August Mack Newsletter | July, 2019

A Dream Turned into a Nightmare: Why We Do the Phase I Environmental Site Assessment
by Shawn Woll

Why do we do the Phase I Environmental Site Assessment (ESA)? Because of William T. Love, that’s why. Not the answer you were expecting? Maybe you thought I would say that we do a Phase I ESA to identify potential or existing environmental contamination liabilities on a piece of real estate. While this answer is correct (and legalistic) it doesn’t give the full story needed to know why we do a Phase I ESA. This story starts over 130 years ago in upstate New York in the year 1890.

Just a short 25 years after Robert E. Lee issued a surrender at Appomattox Courthouse, which ended the American Civil War, a man named William T. Love had an idea for a planned living community. This community would be built on a tract of land Love purchased near Niagara Falls, New York. Love planned to supply his community with low-cost fuel by digging a short canal between the upper and lower Niagara River. However, by 1910 his vision was a failure. All that remained of Love’s planned community was an unfinished ditch that would have been his canal.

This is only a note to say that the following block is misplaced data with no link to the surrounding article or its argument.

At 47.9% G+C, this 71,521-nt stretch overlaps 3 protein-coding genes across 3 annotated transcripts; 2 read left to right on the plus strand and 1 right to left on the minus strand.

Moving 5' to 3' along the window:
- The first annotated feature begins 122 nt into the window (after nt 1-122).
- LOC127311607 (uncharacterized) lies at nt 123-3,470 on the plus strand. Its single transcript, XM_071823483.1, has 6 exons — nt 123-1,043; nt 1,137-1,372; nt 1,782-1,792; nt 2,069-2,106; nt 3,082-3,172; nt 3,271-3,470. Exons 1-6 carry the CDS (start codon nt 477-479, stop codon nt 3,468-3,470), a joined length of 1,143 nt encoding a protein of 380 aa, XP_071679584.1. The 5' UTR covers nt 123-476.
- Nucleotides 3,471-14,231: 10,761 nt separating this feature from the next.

Not much is known of Love after his community failed. Rumor has it that Love moved out West during the American Gold Rush. By 1920, the canal that was left behind became a landfill for municipal and industrial waste. Remember, dumping waste in a hole is how we still dispose of some of our waste today. Landfilling is an acceptable practice as long as the landfill is properly sited, constructed, monitored, and regulated. Unfortunately, Love’s canal did not meet any of those criteria.  From 1920 until 1940, the site was a dump for municipal waste and until about 1950 a site for industrial waste. Approximately 21 thousand short tons of chemical byproducts of industrial manufacturing were disposed of in the landfill.

 In 1953, Hooker Chemical Company, the owner of the site, covered the landfill and sold the property to the city. The city bought the land off of Hooker Chemical for $1.00. Even adjusting for inflation to today’s dollar value ($10.65), that was a bad deal.  By the late 1950s, 100 homes and a school was built on the property and a hardworking middle-class community started to blossom. For 30 years the residents lived, worked, and played in this community. In 1978, torrential rain brought to the surface the nightmare below the earth that was poisoning residents for over two decades. This infamous event known simply as ”Love Canal” sent shockwaves through the American psyche. Burned into the memories of all Americans born before 1960, Love Canal caused sweeping changes to American environmental policy.

How bad was Love Canal? Here is a quote directly from the Environmental Protection Agency (EPA) Region 2 Administrator Eckardt C. Beck in a 1979 EPA Journal: